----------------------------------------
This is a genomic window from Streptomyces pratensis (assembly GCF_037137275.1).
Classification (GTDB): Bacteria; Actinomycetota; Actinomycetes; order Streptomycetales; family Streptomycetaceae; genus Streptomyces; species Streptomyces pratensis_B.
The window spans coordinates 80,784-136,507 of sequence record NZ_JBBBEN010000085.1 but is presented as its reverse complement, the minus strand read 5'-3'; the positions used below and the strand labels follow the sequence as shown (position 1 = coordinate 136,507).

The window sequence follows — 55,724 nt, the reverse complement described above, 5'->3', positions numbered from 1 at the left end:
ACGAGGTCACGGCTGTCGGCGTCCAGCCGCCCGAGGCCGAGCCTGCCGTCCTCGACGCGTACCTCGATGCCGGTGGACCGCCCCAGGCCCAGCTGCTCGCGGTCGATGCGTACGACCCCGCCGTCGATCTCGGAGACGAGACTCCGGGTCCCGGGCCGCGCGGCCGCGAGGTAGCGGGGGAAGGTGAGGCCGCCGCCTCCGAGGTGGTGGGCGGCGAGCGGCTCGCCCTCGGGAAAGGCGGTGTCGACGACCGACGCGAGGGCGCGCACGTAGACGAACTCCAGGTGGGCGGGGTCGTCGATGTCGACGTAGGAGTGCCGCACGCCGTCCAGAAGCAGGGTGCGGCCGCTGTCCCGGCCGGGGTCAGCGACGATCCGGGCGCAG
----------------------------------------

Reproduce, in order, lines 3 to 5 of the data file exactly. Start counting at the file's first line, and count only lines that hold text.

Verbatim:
The window spans coordinates 80,784-136,507 of sequence record NZ_JBBBEN010000085.1 but is presented as its reverse complement, the minus strand read 5'-3'; the positions used below and the strand labels follow the sequence as shown (position 1 = coordinate 136,507).

The window sequence follows — 55,724 nt, the reverse complement described above, 5'->3', positions numbered from 1 at the left end:
ACGAGGTCACGGCTGTCGGCGTCCAGCCGCCCGAGGCCGAGCCTGCCGTCCTCGACGCGTACCTCGATGCCGGTGGACCGCCCCAGGCCCAGCTGCTCGCGGTCGATGCGTACGACCCCGCCGTCGATCTCGGAGACGAGACTCCGGGTCCCGGGCCGCGCGGCCGCGAGGTAGCGGGGGAAGGTGAGGCCGCCGCCTCCGAGGTGGTGGGCGGCGAGCGGCTCGCCCTCGGGAAAGGCGGTGTCGACGACCGACGCGAGGGCGCGCACGTAGACGAACTCCAGGTGGGCGGGGTCGTCGATGTCGACGTAGGAGTGCCGCACGCCGTCCAGAAGCAGGGTGCGGCCGCTGTCCCGGCCGGGGTCAGCGACGATCCGGGCGCAG